"'The Siege' is muddled, as both agitprop and drama. That may be a good thing, for as a work of human interest on a canvas of exposed nerves, the play has its compelling moments...The script and the direction are diffuse and undifferentiated, the personalities of each character not so much ill-defined as interchangeable...The play feels seriously underpopulated...I left feeling neither outraged nor radicalized, but only deeply dispirited. I think that’s as it should be."
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Theater Pizzazz
October 14th, 2017

"The power of 'The Siege' is that it is told not with rage or rancor, not to punish or vindicate – but to remind us...A riveting 90-minute drama...Between scenes, video footage is projected on the upstage wall depicting the actual events of the siege. The effect is spellbinding and deeply moving...We feel the complexity and agony of the larger, seemingly endless conflict...This gripping, unforgettable story is being told by those who have earned the privilege to tell it."
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DC Theatre Scene
October 16th, 2017

"The focus is on the emotions of the six men in the church, which makes it more important that the characters be fleshed out. But there are only a few tantalizing moments when their individuality emerges...The competent stagecraft goes only so far in driving the play forward; the few vivid attempts at specific characterization suggest how much deeper a drama 'The Siege' could have been."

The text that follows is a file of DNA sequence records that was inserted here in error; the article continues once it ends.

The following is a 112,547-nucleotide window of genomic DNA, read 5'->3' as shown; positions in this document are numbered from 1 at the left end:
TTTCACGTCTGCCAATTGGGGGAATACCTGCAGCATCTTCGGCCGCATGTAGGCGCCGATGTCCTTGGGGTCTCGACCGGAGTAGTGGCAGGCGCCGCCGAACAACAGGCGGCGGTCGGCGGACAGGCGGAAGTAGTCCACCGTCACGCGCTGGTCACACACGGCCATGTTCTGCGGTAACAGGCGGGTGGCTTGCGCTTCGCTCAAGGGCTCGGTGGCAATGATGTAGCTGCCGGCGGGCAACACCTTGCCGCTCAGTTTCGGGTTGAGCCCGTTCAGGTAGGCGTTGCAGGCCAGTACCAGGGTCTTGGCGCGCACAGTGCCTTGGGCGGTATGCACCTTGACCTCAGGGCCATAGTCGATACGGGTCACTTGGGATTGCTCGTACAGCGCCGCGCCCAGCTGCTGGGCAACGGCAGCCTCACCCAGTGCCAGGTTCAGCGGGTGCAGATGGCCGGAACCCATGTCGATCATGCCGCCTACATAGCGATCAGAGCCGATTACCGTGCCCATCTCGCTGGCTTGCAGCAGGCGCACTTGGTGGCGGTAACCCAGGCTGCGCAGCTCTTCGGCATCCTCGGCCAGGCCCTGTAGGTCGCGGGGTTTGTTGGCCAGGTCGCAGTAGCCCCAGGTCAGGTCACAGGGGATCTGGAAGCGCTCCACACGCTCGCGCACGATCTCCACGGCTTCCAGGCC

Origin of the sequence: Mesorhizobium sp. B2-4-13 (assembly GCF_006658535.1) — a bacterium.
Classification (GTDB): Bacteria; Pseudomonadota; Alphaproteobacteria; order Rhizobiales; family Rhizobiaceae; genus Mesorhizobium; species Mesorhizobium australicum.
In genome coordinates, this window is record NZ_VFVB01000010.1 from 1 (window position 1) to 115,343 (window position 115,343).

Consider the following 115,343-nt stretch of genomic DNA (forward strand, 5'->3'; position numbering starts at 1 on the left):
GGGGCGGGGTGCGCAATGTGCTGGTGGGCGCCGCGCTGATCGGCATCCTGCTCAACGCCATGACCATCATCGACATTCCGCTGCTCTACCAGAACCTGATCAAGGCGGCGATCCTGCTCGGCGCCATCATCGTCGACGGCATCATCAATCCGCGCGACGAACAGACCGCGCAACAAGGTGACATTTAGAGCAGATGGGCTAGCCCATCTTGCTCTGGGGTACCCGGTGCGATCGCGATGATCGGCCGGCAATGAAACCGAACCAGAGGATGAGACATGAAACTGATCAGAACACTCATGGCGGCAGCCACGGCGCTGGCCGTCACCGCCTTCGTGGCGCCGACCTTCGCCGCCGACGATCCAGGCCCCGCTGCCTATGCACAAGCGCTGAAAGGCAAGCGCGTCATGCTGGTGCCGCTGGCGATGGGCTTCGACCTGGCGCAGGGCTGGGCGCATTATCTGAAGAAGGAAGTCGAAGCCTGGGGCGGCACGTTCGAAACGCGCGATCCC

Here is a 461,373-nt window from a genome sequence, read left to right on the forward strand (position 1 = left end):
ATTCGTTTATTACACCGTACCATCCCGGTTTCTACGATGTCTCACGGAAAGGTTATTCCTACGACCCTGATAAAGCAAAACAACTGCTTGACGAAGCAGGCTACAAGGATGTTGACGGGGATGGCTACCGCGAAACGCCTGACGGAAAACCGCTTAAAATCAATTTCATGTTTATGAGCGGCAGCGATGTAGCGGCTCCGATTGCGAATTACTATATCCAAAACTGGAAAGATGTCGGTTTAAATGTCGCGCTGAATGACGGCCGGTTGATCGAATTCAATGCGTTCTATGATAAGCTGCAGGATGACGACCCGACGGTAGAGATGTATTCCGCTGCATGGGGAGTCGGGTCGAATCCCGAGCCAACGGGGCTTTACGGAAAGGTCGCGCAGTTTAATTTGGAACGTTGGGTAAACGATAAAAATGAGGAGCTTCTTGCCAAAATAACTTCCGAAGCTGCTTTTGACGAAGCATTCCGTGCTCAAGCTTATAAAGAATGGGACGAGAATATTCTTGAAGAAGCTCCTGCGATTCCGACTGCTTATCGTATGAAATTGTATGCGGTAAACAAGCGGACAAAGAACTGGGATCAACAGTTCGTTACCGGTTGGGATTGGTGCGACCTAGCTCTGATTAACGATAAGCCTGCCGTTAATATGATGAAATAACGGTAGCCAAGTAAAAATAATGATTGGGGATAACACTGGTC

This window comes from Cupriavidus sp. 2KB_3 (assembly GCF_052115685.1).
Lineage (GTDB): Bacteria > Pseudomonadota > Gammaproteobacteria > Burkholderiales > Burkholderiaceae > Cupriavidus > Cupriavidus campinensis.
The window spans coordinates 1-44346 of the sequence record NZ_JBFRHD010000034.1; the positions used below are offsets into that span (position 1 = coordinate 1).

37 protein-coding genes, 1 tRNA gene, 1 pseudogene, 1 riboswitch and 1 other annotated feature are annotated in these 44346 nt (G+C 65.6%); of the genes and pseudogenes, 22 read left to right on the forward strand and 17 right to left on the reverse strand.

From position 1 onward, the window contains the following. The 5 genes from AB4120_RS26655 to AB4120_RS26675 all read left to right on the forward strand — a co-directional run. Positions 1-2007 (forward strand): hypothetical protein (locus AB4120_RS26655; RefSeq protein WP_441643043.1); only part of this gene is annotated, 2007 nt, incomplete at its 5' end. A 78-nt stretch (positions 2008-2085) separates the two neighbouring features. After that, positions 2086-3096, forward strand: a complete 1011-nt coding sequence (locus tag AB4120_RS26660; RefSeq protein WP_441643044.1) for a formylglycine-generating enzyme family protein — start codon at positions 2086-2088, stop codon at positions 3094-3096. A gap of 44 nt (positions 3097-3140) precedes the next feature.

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Financial Times (UK)
October 17th, 2017

“You need not agree with that version of events to appreciate the work’s raw theatrical power. For ‘The Siege’ is indeed a skillful piece of agitprop that entertains no doubts about the rightness of its cause. It is also a gripping portrayal of the chaos, terror and tedium of battle...The combatants all remain a little too selfless and indomitable throughout...Stirring up such debates is exactly what political theatre is for. On that count, 'The Siege' succeeds hands down."
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October 19th, 2017

"The text is neither radical enough to rouse us from our political apathy nor compelling enough to succeed dramatically."
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Manhattan Digest
October 17th, 2017

"“A gutsy play...There are moments between cultures which are truly poignant and thought provoking. Yet for all the humanity at stake, it is challenging to follow the narrative...It would have been helpful to offer more background and context within the production itself...On technical levels, 'The Siege' surpasses many Broadway quality shows...In spite of the shortcomings, one must admire the audacious spirit that inspires these artists and this company.”
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Exeunt Magazine
May 23rd, 2015
For a previous production

"The Freedom Theatre floods the imagination of their audience with a eulogy to resistance...Though not devoid of political agenda, this is an attempt to redress...the misrepresentation of the nature of Palestinian resistance...The six actors capture the subtle sense of their struggle’s futility in the face of an occupying force...This is not a clarion call to arms; it is an invitation to think, to learn, to share in the experience of the untold story."